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Community Foundation for the Ohio Valley Celebrates 50th Anniversary | News, Sports, Jobs


Photo of: Photo by Derek Redd

Emily Miller, art teacher at Steubenville High School, center, discusses her student Gianna Barker’s artwork with Roseann Ferro, foreground, during the Community Foundation of the Ohio Valley’s 50th Anniversary Open House Thursday. Miller is accompanied by her 8-year-old daughter, Abbie.

For five decades, the Community Foundation of the Ohio Valley has enriched the region through charitable giving and strategic initiatives. CFOV celebrated this milestone Thursday night at its Chapline Street headquarters, inviting the community to an evening of fellowship and an opportunity to gain a deeper understanding of the Foundation’s mission.

Susie Nelson has been Executive Director of CFOV for 15 years, almost a third of the foundation’s existence. She has seen the foundation continue to grow during her tenure and loves finding a job where she can help groups making a difference in the community every day.

“I’ve spent some time this week looking back at where we came from and who helped us get to where we are today,” Nelson said. “Fifty years is amazing and the last 15 have just gone by. I see all the good every day.

“It’s very rewarding work, but none of this would be possible without the donors,” she continued. “They are the ones who put the money in and make everything possible. Fifty years of that is huge, really huge.”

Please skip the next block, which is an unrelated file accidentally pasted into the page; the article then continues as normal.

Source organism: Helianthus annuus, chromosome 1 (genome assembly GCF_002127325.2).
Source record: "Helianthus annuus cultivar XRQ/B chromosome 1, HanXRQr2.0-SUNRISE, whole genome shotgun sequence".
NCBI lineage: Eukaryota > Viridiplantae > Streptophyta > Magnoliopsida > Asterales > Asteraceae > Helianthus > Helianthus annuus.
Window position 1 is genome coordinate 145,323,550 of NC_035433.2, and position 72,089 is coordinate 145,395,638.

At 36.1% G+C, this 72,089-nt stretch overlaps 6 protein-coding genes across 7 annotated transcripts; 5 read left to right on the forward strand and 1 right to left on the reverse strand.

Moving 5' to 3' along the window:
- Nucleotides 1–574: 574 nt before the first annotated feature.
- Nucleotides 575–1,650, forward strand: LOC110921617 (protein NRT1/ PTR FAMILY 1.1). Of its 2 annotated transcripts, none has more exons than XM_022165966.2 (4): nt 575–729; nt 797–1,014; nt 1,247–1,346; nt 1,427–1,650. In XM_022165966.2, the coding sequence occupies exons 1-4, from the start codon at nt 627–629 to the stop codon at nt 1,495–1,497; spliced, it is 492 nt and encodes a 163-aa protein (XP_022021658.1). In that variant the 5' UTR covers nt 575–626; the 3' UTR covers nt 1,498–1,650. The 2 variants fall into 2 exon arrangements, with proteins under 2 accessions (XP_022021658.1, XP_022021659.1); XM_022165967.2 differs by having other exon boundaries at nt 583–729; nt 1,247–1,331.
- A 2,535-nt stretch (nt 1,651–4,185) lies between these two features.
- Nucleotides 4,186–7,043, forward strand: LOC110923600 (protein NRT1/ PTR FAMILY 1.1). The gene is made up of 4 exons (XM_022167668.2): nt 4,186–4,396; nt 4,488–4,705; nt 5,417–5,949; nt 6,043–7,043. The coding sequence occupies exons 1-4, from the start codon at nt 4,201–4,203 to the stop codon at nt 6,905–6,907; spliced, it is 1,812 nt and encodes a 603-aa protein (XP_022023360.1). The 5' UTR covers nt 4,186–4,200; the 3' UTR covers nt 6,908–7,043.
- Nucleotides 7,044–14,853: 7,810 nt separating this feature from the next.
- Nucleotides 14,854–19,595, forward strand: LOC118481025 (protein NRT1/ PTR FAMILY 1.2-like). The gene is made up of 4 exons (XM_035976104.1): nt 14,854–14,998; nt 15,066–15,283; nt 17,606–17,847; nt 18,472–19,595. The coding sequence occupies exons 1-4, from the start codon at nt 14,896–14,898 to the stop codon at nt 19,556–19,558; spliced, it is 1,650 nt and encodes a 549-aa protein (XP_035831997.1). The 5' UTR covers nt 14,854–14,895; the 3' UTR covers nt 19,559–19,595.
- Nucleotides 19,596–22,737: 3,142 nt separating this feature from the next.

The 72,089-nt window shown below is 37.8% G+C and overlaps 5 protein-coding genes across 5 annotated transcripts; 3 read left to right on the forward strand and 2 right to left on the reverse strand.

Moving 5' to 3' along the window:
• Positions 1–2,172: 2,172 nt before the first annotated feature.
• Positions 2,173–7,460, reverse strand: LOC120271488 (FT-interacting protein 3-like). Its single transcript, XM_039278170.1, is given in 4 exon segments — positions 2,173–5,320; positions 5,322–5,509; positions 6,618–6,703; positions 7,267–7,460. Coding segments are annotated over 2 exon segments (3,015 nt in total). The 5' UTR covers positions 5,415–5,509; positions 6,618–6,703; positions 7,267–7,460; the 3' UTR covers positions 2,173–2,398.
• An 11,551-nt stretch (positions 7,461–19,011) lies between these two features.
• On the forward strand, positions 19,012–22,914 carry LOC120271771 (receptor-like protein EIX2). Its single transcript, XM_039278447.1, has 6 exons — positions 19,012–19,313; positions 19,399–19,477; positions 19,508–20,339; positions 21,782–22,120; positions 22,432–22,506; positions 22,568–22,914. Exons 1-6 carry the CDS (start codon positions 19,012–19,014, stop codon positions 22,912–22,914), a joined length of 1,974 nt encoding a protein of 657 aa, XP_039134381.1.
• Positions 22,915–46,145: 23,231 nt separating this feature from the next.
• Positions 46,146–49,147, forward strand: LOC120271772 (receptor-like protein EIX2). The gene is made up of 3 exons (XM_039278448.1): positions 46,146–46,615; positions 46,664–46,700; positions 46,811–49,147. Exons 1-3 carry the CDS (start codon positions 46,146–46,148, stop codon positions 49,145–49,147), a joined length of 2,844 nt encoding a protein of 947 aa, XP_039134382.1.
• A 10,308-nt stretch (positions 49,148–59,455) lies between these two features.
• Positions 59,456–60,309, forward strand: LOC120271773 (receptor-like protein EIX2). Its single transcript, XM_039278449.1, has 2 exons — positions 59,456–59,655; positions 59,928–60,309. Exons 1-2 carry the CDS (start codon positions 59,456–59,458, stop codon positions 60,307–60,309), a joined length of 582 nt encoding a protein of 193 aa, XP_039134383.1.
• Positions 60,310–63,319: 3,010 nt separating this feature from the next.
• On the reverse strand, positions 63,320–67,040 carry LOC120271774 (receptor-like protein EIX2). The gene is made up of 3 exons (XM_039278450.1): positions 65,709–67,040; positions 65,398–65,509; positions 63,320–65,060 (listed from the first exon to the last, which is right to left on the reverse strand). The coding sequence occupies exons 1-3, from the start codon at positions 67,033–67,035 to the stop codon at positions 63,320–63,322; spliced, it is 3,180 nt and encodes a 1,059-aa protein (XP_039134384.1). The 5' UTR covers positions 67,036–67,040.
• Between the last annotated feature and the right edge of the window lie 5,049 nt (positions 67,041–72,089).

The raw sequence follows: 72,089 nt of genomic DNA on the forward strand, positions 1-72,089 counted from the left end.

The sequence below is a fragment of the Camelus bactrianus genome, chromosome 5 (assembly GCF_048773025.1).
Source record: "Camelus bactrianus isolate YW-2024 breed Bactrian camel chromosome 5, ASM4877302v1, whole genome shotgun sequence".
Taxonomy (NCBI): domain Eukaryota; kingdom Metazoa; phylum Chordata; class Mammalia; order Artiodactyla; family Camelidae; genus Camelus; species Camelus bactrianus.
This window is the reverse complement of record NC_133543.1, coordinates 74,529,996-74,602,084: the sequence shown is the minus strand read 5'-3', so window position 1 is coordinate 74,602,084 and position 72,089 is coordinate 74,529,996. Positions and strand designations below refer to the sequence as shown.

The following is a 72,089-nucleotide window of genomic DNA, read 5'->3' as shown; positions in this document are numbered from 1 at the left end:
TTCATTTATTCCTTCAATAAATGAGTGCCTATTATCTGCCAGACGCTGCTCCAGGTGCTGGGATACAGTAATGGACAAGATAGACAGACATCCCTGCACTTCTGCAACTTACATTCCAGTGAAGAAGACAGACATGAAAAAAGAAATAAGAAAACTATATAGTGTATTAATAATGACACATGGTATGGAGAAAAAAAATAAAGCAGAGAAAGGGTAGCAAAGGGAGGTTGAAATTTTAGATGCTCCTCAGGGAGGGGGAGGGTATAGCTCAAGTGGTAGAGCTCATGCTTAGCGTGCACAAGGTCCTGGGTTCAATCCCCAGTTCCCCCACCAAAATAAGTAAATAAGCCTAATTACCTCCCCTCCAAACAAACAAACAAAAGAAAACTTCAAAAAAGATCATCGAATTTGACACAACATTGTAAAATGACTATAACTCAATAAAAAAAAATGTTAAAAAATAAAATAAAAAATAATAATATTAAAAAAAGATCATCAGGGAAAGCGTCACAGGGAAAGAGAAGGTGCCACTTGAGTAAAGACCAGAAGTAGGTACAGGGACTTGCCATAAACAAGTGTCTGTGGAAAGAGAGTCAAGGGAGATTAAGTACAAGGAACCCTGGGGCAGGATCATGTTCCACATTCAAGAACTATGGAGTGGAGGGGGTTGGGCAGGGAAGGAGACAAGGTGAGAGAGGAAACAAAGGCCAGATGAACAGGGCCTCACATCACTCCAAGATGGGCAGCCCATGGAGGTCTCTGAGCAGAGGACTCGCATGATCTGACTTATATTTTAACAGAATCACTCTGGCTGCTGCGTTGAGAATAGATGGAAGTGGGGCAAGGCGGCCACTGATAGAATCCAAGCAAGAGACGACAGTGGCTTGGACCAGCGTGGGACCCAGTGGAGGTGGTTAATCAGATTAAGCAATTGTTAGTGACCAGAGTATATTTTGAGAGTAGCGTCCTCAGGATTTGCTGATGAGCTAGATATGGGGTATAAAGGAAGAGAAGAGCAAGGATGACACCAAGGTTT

An important part of the foundation’s mission is to offer grants to community organizations. CFOV sponsors several with specific purposes, such as the Belmont County Enrichment Fund, the Marshall County Disabled Children and Adults Fund, and the Women’s Giving Circle, which recently won the 2022 Youth Services System Good Samaritan Award. It also awarded more than $445,000 in scholarships to local students in June.

There’s also the Foundation’s Community Impact Grants, unrestricted funds that go to organizations actively trying to make a difference in the Ohio Valley. In February, the CFOV distributed more than $115,000 to 15 such organizations.

Thursday’s celebration had an added artistic touch. Students from nine local high schools—Steubenville, Tyler Consolidated, Brooke, Buckeye Local, Jefferson County Christian, Valley, Shadyside, Madonna, and Wheeling Central—created artwork that captures what community means to them. Each group of students received a canvas, a gift certificate for supplies, and a $500 grant for their school’s arts programs. These pieces will now permanently hang on the walls of the CFOV office.

While celebrating CFOV’s history on Thursday, Nelson also looked to the future and was excited that the foundation would continue on its mission to make the Ohio Valley a better place to live.

“We want to continue to grow and do more good in the community,” Nelson said.

And she thanked again the donors who have enabled CFOV to distribute millions to organizations in need over the years. The Ohio Valley is a community that loves to help its own, she said.

“It’s not surprising because people in this area are very generous,” Nelson said. “For a community our size, that’s amazing.”



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